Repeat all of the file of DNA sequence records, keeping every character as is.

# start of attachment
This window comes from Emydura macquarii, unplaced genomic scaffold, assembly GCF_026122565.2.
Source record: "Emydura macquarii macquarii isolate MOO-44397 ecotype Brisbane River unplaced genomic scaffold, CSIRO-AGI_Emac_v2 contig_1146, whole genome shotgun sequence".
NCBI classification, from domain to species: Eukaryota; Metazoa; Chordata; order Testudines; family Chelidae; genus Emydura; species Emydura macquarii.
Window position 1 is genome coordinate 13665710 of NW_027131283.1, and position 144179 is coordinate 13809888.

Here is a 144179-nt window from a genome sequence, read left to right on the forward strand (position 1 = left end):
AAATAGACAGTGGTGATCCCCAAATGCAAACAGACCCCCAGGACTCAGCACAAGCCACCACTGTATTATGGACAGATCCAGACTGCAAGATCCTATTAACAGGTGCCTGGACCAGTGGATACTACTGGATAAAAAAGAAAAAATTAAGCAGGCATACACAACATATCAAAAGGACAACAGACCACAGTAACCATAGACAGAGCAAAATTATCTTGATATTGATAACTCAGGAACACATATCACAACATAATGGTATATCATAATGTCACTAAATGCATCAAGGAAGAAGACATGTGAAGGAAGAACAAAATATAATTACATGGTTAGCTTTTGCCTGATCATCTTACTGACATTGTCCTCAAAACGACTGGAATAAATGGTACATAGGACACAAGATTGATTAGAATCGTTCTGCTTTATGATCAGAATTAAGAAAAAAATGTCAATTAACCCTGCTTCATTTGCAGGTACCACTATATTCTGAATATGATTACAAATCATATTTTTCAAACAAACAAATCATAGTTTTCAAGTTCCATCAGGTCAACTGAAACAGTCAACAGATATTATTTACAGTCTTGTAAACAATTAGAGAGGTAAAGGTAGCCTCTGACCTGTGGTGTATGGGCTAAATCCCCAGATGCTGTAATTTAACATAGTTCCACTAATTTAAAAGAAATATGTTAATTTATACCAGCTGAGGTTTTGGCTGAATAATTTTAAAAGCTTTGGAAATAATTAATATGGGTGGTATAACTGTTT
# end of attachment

This window comes from Emydura macquarii, unplaced genomic scaffold, assembly GCF_026122565.2.
Source record: "Emydura macquarii macquarii isolate MOO-44397 ecotype Brisbane River unplaced genomic scaffold, CSIRO-AGI_Emac_v2 contig_1146, whole genome shotgun sequence".
NCBI classification, from domain to species: Eukaryota; Metazoa; Chordata; order Testudines; family Chelidae; genus Emydura; species Emydura macquarii.
Window position 1 is genome coordinate 13665710 of NW_027131283.1, and position 144179 is coordinate 13809888.

Here is a 144179-nt window from a genome sequence, read left to right on the forward strand (position 1 = left end):
AAATAGACAGTGGTGATCCCCAAATGCAAACAGACCCCCAGGACTCAGCACAAGCCACCACTGTATTATGGACAGATCCAGACTGCAAGATCCTATTAACAGGTGCCTGGACCAGTGGATACTACTGGATAAAAAAGAAAAAATTAAGCAGGCATACACAACATATCAAAAGGACAACAGACCACAGTAACCATAGACAGAGCAAAATTATCTTGATATTGATAACTCAGGAACACATATCACAACATAATGGTATATCATAATGTCACTAAATGCATCAAGGAAGAAGACATGTGAAGGAAGAACAAAATATAATTACATGGTTAGCTTTTGCCTGATCATCTTACTGACATTGTCCTCAAAACGACTGGAATAAATGGTACATAGGACACAAGATTGATTAGAATCGTTCTGCTTTATGATCAGAATTAAGAAAAAAATGTCAATTAACCCTGCTTCATTTGCAGGTACCACTATATTCTGAATATGATTACAAATCATATTTTTCAAACAAACAAATCATAGTTTTCAAGTTCCATCAGGTCAACTGAAACAGTCAACAGATATTATTTACAGTCTTGTAAACAATTAGAGAGGTAAAGGTAGCCTCTGACCTGTGGTGTATGGGCTAAATCCCCAGATGCTGTAATTTAACATAGTTCCACTAATTTAAAAGAAATATGTTAATTTATACCAGCTGAGGTTTTGGCTGAATAATTTTAAAAGCTTTGGAAATAATTAATATGGGTGGTATAACTGTTT